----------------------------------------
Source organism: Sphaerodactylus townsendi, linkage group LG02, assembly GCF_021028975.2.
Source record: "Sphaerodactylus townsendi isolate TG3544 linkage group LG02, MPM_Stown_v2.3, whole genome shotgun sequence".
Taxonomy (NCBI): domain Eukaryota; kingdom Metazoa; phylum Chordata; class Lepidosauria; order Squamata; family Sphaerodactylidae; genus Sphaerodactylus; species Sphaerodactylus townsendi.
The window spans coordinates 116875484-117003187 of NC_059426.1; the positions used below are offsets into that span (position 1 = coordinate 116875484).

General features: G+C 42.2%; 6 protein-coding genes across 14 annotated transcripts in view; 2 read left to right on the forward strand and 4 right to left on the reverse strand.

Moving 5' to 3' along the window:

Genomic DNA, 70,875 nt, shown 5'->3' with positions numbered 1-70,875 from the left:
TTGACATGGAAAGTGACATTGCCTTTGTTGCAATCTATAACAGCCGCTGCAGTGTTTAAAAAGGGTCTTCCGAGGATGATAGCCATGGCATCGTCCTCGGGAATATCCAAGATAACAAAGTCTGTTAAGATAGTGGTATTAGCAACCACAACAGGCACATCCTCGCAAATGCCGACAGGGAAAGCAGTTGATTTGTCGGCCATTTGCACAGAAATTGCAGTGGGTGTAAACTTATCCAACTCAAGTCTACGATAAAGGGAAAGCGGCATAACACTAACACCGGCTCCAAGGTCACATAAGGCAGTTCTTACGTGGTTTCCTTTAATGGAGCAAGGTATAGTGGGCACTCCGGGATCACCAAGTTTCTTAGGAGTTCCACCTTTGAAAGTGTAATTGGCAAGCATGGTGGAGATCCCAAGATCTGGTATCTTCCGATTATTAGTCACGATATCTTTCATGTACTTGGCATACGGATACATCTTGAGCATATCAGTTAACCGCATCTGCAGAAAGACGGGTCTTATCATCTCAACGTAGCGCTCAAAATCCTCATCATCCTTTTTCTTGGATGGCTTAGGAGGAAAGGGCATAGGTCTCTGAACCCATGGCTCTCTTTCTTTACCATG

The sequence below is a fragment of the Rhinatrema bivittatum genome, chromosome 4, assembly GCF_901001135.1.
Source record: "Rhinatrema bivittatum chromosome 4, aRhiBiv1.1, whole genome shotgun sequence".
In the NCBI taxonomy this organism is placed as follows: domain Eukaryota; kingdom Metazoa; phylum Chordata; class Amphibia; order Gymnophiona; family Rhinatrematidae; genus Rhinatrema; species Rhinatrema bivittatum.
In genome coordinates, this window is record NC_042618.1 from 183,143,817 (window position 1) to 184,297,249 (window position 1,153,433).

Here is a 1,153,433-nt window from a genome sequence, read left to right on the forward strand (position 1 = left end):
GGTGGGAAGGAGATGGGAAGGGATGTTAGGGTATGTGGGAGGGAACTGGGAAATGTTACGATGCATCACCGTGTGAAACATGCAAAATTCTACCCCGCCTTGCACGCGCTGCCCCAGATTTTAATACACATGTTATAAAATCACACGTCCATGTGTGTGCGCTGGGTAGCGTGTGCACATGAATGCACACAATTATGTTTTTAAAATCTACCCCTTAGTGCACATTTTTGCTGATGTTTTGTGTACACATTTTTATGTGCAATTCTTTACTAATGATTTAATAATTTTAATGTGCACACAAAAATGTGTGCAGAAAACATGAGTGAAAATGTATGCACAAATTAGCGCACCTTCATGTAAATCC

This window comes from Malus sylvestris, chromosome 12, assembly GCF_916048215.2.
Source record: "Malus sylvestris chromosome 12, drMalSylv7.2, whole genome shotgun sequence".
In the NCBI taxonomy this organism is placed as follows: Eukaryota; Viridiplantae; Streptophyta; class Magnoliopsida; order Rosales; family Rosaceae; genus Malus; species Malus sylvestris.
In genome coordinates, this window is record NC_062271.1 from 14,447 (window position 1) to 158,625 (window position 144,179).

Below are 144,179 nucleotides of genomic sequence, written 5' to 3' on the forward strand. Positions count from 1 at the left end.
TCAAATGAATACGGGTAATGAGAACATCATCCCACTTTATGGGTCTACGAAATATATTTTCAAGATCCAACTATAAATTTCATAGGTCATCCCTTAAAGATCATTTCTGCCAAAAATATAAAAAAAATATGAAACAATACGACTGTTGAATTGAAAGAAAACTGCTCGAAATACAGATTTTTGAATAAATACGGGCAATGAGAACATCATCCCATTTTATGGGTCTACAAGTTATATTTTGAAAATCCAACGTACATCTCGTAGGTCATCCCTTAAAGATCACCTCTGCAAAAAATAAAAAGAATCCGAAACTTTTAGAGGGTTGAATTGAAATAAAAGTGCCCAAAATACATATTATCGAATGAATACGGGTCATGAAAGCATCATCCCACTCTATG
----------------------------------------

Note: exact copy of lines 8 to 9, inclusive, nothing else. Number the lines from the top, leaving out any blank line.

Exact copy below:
TTGACATGGAAAGTGACATTGCCTTTGTTGCAATCTATAACAGCCGCTGCAGTGTTTAAAAAGGGTCTTCCGAGGATGATAGCCATGGCATCGTCCTCGGGAATATCCAAGATAACAAAGTCTGTTAAGATAGTGGTATTAGCAACCACAACAGGCACATCCTCGCAAATGCCGACAGGGAAAGCAGTTGATTTGTCGGCCATTTGCACAGAAATTGCAGTGGGTGTAAACTTATCCAACTCAAGTCTACGATAAAGGGAAAGCGGCATAACACTAACACCGGCTCCAAGGTCACATAAGGCAGTTCTTACGTGGTTTCCTTTAATGGAGCAAGGTATAGTGGGCACTCCGGGATCACCAAGTTTCTTAGGAGTTCCACCTTTGAAAGTGTAATTGGCAAGCATGGTGGAGATCCCAAGATCTGGTATCTTCCGATTATTAGTCACGATATCTTTCATGTACTTGGCATACGGATACATCTTGAGCATATCAGTTAACCGCATCTGCAGAAAGACGGGTCTTATCATCTCAACGTAGCGCTCAAAATCCTCATCATCCTTTTTCTTGGATGGCTTAGGAGGAAAGGGCATAGGTCTCTGAACCCATGGCTCTCTTTCTTTACCATG

The sequence below is a fragment of the Rhinatrema bivittatum genome, chromosome 4, assembly GCF_901001135.1.